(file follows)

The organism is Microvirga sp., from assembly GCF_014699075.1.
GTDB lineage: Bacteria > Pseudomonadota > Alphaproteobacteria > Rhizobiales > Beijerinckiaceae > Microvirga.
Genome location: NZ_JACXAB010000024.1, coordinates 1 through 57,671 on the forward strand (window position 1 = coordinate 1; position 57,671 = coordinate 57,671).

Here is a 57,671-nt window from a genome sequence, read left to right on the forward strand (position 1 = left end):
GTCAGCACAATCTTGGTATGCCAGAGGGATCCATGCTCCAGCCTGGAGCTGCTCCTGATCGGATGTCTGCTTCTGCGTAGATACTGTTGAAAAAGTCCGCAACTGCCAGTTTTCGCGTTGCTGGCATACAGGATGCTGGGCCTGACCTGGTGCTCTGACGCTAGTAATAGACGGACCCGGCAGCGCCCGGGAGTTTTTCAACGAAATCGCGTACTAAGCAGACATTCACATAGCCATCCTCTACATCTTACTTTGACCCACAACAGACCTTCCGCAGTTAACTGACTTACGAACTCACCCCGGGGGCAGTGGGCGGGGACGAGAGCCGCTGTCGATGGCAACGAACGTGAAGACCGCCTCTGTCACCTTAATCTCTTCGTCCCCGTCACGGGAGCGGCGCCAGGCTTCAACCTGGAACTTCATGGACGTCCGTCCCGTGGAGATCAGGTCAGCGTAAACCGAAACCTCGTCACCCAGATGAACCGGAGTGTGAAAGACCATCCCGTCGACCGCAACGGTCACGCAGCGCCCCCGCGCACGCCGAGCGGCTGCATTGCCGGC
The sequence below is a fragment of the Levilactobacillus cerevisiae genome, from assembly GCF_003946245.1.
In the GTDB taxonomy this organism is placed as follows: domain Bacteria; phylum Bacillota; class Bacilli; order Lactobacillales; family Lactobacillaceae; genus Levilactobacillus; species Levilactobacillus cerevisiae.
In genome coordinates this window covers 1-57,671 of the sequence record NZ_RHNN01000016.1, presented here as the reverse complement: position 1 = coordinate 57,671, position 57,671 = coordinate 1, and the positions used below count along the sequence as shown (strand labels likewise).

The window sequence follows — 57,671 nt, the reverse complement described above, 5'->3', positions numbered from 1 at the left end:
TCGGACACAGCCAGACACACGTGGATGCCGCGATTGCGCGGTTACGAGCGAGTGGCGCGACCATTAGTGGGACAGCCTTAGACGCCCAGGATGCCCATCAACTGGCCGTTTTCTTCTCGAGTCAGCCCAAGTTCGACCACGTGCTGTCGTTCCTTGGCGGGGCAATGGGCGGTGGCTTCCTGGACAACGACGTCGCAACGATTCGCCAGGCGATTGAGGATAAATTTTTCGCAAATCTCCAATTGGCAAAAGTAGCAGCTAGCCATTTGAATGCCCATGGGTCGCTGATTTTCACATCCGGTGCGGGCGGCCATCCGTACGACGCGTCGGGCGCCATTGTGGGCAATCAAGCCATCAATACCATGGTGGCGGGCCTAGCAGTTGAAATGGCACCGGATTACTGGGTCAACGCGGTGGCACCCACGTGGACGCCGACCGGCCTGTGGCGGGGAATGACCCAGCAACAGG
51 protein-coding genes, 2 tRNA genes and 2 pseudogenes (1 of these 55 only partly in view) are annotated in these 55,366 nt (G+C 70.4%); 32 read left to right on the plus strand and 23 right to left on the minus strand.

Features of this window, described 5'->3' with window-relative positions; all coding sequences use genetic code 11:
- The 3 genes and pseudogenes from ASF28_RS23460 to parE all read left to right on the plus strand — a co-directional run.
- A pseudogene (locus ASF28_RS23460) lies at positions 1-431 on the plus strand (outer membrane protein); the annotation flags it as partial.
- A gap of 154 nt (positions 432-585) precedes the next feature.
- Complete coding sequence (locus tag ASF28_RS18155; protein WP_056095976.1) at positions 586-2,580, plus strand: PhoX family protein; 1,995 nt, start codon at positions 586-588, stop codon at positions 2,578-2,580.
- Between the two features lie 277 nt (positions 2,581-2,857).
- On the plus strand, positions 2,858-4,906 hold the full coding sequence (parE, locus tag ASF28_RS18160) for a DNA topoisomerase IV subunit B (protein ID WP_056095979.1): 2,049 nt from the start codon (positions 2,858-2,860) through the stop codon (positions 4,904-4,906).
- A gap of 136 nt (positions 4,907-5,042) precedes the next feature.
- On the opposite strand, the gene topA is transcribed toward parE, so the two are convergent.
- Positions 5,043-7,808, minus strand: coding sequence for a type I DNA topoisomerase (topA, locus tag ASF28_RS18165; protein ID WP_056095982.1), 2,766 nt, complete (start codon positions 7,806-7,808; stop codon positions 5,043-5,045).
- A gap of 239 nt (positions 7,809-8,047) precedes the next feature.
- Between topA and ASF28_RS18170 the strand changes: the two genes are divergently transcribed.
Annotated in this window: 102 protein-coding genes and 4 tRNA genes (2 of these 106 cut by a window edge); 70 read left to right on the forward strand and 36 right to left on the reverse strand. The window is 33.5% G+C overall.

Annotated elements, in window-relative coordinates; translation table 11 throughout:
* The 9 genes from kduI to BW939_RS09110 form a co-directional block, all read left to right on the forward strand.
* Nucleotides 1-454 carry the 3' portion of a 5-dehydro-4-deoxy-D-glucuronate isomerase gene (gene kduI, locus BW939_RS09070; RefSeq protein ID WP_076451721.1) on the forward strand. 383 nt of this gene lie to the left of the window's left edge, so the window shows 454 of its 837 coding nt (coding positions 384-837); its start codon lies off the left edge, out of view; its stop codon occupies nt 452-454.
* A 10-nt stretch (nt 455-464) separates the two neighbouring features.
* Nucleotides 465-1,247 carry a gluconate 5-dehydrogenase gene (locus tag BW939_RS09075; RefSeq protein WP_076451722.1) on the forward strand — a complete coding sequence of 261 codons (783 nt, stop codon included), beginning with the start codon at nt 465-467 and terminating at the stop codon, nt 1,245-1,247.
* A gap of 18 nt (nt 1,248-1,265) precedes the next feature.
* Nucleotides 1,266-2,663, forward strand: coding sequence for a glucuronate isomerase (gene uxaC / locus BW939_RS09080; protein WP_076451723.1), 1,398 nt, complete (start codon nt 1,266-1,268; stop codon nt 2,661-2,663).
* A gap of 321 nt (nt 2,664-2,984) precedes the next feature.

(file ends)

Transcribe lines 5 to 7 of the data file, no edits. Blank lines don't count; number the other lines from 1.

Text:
GTCAGCACAATCTTGGTATGCCAGAGGGATCCATGCTCCAGCCTGGAGCTGCTCCTGATCGGATGTCTGCTTCTGCGTAGATACTGTTGAAAAAGTCCGCAACTGCCAGTTTTCGCGTTGCTGGCATACAGGATGCTGGGCCTGACCTGGTGCTCTGACGCTAGTAATAGACGGACCCGGCAGCGCCCGGGAGTTTTTCAACGAAATCGCGTACTAAGCAGACATTCACATAGCCATCCTCTACATCTTACTTTGACCCACAACAGACCTTCCGCAGTTAACTGACTTACGAACTCACCCCGGGGGCAGTGGGCGGGGACGAGAGCCGCTGTCGATGGCAACGAACGTGAAGACCGCCTCTGTCACCTTAATCTCTTCGTCCCCGTCACGGGAGCGGCGCCAGGCTTCAACCTGGAACTTCATGGACGTCCGTCCCGTGGAGATCAGGTCAGCGTAAACCGAAACCTCGTCACCCAGATGAACCGGAGTGTGAAAGACCATCCCGTCGACCGCAACGGTCACGCAGCGCCCCCGCGCACGCCGAGCGGCTGCATTGCCGGC
The sequence below is a fragment of the Levilactobacillus cerevisiae genome, from assembly GCF_003946245.1.
In the GTDB taxonomy this organism is placed as follows: domain Bacteria; phylum Bacillota; class Bacilli; order Lactobacillales; family Lactobacillaceae; genus Levilactobacillus; species Levilactobacillus cerevisiae.